Wage garnishment is often one lead-up to filing for Chapter 7 bankruptcy. Garnishing someone’s wages is a legal way for lenders to collect money to pay debts. Many wage garnishments in Missouri require a judgment of the court before enacting them. Some federal agencies, like the IRS, have the ability to garnish wages without a court order (called an administrative wage garnishment).
In today’s blog from Groce & DeArmon, P.C., we explain continuous wage garnishment laws in Missouri.
Before 2015, wage garnishments in Missouri had a finite amount of time for lenders to collect money. Missouri law specified garnishments could last up to 180 days. After that time period was up, lenders had to go back to court to renew the garnishment for another 180 days, or however long it took to repay the debt.
Then the legislature amended the law to make it easier to collect debts while streamlining the process and reducing costs.
Continuous Wage Garnishment Now
Continuous wage garnishment means someone who owes a debt may have their wages garnished until the debt is paid in full or the relationship with the employer is terminated, whichever comes first.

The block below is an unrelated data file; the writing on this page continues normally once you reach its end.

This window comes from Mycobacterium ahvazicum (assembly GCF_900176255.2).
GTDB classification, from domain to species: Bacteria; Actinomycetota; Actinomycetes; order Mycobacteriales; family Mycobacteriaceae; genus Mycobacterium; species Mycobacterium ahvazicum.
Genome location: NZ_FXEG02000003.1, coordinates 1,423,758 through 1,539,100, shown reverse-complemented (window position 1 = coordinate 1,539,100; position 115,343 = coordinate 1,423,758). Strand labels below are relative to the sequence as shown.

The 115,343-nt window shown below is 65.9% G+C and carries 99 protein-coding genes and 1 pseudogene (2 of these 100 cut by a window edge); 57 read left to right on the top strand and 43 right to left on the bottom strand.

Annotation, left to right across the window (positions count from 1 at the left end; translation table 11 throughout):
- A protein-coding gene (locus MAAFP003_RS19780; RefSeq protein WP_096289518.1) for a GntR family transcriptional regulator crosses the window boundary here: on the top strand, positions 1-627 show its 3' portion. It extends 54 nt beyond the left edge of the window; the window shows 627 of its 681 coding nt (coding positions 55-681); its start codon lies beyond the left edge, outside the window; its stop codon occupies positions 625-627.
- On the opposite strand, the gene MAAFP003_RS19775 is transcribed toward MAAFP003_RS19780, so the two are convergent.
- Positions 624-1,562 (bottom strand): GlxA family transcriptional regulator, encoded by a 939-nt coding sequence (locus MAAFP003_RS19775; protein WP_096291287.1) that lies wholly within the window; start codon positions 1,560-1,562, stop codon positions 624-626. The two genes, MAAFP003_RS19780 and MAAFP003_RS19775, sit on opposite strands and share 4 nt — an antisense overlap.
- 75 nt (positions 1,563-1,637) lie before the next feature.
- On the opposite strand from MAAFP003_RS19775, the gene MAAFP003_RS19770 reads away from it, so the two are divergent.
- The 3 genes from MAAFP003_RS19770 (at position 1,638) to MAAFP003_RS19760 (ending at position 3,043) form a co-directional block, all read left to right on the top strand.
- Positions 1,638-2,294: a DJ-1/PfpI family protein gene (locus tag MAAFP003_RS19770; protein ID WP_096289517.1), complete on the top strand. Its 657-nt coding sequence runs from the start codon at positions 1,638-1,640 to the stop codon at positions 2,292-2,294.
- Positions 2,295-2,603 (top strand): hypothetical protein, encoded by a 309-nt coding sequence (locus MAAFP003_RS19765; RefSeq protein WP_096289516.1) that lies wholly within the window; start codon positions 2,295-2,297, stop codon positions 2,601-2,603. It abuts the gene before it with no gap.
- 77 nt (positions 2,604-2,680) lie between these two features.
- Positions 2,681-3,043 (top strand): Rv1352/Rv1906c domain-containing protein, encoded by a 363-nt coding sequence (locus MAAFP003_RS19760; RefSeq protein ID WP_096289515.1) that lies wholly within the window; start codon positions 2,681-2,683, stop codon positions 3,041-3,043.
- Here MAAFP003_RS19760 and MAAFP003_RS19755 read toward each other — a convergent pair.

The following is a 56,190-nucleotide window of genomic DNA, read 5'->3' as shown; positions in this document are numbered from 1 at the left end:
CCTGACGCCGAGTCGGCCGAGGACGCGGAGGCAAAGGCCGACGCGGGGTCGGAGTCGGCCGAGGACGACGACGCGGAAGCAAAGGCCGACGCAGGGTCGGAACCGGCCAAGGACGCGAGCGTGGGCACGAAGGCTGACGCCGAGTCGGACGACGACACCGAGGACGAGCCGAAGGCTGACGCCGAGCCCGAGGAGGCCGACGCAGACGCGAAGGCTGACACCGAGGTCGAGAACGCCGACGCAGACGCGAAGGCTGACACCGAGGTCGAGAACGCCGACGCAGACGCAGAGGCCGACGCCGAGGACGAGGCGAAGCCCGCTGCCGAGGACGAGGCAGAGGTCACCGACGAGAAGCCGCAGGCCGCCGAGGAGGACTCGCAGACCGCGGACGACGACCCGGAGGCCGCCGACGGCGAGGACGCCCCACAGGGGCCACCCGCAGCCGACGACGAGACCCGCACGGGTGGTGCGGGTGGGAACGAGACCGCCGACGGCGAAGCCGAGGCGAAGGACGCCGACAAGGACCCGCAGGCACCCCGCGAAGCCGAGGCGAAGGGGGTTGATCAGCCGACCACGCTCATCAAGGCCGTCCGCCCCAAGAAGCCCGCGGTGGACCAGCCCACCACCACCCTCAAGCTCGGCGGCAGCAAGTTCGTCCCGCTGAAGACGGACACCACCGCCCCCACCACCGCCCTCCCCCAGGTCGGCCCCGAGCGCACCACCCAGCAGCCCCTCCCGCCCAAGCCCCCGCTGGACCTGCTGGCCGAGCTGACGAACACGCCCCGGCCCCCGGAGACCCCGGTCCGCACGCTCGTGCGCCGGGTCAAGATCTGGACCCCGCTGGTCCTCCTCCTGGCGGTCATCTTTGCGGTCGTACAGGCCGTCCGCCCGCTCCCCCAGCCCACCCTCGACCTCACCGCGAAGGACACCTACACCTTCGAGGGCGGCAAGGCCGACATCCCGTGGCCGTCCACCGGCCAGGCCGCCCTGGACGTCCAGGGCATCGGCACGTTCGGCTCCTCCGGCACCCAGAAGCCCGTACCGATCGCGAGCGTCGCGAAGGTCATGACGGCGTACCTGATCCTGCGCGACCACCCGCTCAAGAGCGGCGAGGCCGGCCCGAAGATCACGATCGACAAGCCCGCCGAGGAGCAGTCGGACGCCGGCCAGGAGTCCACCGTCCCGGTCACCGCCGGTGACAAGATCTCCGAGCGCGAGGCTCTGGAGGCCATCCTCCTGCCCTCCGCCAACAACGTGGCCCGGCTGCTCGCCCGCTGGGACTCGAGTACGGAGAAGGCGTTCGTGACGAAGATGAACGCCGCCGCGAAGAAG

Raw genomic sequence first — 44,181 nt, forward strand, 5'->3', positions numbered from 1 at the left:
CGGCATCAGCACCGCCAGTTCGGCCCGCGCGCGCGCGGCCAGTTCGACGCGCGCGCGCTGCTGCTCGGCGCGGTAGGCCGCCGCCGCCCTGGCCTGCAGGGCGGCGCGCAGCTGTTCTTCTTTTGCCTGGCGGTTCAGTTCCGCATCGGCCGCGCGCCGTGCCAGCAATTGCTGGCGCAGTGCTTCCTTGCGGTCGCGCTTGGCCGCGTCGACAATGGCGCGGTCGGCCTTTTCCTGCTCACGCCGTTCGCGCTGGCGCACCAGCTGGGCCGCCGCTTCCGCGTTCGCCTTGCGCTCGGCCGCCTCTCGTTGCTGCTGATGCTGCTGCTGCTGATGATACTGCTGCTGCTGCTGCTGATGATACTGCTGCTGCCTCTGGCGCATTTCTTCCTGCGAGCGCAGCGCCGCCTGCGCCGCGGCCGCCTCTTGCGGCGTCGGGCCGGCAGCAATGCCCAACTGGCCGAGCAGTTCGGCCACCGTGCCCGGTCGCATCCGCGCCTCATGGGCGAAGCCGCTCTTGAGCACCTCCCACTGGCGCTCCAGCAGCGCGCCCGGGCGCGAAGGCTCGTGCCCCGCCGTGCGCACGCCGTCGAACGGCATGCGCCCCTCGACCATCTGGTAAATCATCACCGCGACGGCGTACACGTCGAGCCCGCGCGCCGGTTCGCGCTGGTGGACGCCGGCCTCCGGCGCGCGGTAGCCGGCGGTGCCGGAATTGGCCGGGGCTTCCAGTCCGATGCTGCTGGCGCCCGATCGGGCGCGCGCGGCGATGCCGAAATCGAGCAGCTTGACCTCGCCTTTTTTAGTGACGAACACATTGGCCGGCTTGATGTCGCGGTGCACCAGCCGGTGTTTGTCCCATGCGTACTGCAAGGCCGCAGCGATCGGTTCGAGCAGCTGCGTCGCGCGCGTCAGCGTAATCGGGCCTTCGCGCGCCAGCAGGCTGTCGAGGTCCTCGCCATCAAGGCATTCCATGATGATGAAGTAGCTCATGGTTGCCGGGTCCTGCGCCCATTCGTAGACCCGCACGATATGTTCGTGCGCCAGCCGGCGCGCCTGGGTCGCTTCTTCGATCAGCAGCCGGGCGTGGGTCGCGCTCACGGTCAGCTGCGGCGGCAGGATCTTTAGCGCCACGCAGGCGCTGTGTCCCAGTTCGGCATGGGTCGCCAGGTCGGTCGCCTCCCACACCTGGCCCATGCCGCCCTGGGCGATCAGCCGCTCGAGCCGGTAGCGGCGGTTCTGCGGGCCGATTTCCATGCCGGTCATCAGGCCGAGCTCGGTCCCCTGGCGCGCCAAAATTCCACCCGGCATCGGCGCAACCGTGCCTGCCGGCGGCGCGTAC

The lender must still check in with the court every six months by giving updates on the remaining balance due from the person owing the debt. This doesn’t require a court hearing, just a submission of the necessary paperwork (which can be done electronically).
If the lender (called a garnishor) fails to make such updates, the court shall terminate the garnishment by its own motion or a motion of any of the parties represented in the garnishment case.
When the person in debt pays the full amount, the lender who filed for the garnishment reports to the court that the garnishment ceases to exist.
Groce & DeArmon, P.C. & Wage Garnishment in Missouri
If you are a resident in Springfield, Missouri, struggling from wage garnishments, the bankruptcy attorneys at Groce & DeArmon, P.C., can help. By law, filing for bankruptcy can stop wage garnishment until the matter is resolved.